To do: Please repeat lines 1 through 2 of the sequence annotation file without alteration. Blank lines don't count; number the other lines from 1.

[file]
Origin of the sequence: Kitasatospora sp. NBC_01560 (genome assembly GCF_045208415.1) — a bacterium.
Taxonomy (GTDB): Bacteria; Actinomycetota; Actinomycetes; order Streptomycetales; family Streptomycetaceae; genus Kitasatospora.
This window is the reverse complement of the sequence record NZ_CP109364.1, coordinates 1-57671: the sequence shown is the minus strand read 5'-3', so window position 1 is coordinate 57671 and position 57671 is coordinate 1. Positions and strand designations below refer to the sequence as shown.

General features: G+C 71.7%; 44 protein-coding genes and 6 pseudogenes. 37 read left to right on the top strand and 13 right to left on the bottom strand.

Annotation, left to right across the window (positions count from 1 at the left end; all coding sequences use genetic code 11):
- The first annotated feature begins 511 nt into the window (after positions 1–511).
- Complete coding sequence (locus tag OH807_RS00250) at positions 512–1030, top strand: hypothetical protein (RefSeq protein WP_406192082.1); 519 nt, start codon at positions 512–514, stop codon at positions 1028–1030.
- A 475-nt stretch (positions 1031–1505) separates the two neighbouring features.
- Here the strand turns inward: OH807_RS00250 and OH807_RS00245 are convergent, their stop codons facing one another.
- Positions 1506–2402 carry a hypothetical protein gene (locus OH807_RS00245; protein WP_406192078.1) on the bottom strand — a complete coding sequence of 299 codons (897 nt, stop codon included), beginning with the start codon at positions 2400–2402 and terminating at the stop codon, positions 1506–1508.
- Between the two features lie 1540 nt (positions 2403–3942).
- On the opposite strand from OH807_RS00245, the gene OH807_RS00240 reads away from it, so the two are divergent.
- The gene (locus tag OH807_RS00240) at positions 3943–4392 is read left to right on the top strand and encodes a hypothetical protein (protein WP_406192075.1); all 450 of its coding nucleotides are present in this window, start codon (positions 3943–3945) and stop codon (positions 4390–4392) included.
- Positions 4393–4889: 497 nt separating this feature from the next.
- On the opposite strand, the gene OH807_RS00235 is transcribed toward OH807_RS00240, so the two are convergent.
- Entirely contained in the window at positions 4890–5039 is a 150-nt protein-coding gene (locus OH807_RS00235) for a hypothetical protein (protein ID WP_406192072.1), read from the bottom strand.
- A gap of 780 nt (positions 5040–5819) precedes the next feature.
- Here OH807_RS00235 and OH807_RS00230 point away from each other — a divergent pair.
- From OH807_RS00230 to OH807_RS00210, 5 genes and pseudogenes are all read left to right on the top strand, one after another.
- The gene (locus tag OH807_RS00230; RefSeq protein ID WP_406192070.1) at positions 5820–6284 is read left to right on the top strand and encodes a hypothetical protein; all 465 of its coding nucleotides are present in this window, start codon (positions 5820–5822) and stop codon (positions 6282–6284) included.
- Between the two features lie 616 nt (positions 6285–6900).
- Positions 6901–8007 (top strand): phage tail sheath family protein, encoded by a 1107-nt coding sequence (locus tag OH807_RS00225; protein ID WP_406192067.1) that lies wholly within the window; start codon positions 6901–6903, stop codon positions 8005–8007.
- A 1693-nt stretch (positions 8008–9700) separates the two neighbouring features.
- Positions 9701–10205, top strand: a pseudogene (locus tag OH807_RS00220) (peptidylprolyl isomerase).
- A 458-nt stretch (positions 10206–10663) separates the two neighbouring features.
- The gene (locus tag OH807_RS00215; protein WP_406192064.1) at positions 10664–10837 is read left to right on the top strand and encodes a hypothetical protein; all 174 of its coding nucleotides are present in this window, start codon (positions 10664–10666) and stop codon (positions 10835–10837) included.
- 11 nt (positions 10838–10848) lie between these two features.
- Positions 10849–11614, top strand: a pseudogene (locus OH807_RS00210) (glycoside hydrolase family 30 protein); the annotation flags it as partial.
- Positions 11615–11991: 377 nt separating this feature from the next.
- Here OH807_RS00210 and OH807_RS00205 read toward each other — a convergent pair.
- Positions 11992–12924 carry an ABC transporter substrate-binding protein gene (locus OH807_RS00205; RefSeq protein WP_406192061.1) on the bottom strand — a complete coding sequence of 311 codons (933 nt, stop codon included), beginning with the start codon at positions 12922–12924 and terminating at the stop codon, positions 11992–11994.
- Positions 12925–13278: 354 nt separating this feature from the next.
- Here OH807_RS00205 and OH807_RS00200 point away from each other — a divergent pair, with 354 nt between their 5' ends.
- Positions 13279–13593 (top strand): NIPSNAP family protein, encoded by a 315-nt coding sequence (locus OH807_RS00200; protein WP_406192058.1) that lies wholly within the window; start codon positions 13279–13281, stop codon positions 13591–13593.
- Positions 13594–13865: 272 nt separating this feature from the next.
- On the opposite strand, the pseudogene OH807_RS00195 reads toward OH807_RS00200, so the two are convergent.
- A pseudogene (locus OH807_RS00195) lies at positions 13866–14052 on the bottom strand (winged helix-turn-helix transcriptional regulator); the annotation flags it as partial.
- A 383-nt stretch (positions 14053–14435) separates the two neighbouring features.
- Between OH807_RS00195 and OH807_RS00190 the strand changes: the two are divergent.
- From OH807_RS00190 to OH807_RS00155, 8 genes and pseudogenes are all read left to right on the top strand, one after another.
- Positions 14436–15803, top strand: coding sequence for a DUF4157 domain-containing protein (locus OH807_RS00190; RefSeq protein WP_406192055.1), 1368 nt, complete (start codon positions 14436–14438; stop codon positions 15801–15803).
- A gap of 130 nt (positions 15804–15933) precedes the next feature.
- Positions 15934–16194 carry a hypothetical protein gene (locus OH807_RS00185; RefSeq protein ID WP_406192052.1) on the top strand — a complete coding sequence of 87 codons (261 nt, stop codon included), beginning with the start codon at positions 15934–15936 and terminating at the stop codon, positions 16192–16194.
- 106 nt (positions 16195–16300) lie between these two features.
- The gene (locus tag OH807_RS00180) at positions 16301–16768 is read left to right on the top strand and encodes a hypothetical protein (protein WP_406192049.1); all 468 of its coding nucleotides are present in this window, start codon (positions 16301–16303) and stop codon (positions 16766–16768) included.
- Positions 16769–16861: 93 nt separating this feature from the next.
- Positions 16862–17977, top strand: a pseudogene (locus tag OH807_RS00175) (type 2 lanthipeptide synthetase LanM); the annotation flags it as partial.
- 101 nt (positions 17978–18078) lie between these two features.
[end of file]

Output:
Origin of the sequence: Kitasatospora sp. NBC_01560 (genome assembly GCF_045208415.1) — a bacterium.
Taxonomy (GTDB): Bacteria; Actinomycetota; Actinomycetes; order Streptomycetales; family Streptomycetaceae; genus Kitasatospora.